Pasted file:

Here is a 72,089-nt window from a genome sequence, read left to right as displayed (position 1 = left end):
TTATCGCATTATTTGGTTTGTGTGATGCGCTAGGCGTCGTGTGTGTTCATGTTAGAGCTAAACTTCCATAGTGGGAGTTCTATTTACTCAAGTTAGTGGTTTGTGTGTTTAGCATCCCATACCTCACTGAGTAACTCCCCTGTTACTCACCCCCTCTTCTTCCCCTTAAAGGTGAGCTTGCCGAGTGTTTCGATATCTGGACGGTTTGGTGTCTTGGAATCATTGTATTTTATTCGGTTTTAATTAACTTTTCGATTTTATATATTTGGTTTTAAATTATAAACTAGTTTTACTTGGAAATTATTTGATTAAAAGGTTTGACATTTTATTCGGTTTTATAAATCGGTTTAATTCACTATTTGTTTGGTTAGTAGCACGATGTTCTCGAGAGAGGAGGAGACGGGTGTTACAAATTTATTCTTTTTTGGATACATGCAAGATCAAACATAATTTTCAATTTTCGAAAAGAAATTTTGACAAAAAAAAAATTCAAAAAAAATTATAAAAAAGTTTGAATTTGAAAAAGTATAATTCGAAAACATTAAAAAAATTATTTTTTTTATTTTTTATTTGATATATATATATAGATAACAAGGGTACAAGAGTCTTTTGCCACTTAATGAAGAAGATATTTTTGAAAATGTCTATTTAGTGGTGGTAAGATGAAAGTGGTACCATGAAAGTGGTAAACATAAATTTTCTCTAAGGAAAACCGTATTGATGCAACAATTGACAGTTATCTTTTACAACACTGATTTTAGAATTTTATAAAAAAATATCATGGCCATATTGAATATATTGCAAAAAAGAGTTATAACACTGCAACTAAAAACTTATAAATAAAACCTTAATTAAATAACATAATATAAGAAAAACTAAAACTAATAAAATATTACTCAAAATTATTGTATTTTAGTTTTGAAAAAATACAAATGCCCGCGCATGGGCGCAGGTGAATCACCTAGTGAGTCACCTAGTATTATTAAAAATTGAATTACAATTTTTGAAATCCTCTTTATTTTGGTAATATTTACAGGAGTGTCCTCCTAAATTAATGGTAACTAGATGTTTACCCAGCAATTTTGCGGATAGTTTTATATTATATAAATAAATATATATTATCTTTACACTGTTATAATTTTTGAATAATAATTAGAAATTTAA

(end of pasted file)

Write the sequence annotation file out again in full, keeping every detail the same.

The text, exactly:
Here is a 72,089-nt window from a genome sequence, read left to right as displayed (position 1 = left end):
TTATCGCATTATTTGGTTTGTGTGATGCGCTAGGCGTCGTGTGTGTTCATGTTAGAGCTAAACTTCCATAGTGGGAGTTCTATTTACTCAAGTTAGTGGTTTGTGTGTTTAGCATCCCATACCTCACTGAGTAACTCCCCTGTTACTCACCCCCTCTTCTTCCCCTTAAAGGTGAGCTTGCCGAGTGTTTCGATATCTGGACGGTTTGGTGTCTTGGAATCATTGTATTTTATTCGGTTTTAATTAACTTTTCGATTTTATATATTTGGTTTTAAATTATAAACTAGTTTTACTTGGAAATTATTTGATTAAAAGGTTTGACATTTTATTCGGTTTTATAAATCGGTTTAATTCACTATTTGTTTGGTTAGTAGCACGATGTTCTCGAGAGAGGAGGAGACGGGTGTTACAAATTTATTCTTTTTTGGATACATGCAAGATCAAACATAATTTTCAATTTTCGAAAAGAAATTTTGACAAAAAAAAAATTCAAAAAAAATTATAAAAAAGTTTGAATTTGAAAAAGTATAATTCGAAAACATTAAAAAAATTATTTTTTTTATTTTTTATTTGATATATATATATAGATAACAAGGGTACAAGAGTCTTTTGCCACTTAATGAAGAAGATATTTTTGAAAATGTCTATTTAGTGGTGGTAAGATGAAAGTGGTACCATGAAAGTGGTAAACATAAATTTTCTCTAAGGAAAACCGTATTGATGCAACAATTGACAGTTATCTTTTACAACACTGATTTTAGAATTTTATAAAAAAATATCATGGCCATATTGAATATATTGCAAAAAAGAGTTATAACACTGCAACTAAAAACTTATAAATAAAACCTTAATTAAATAACATAATATAAGAAAAACTAAAACTAATAAAATATTACTCAAAATTATTGTATTTTAGTTTTGAAAAAATACAAATGCCCGCGCATGGGCGCAGGTGAATCACCTAGTGAGTCACCTAGTATTATTAAAAATTGAATTACAATTTTTGAAATCCTCTTTATTTTGGTAATATTTACAGGAGTGTCCTCCTAAATTAATGGTAACTAGATGTTTACCCAGCAATTTTGCGGATAGTTTTATATTATATAAATAAATATATATTATCTTTACACTGTTATAATTTTTGAATAATAATTAGAAATTTAA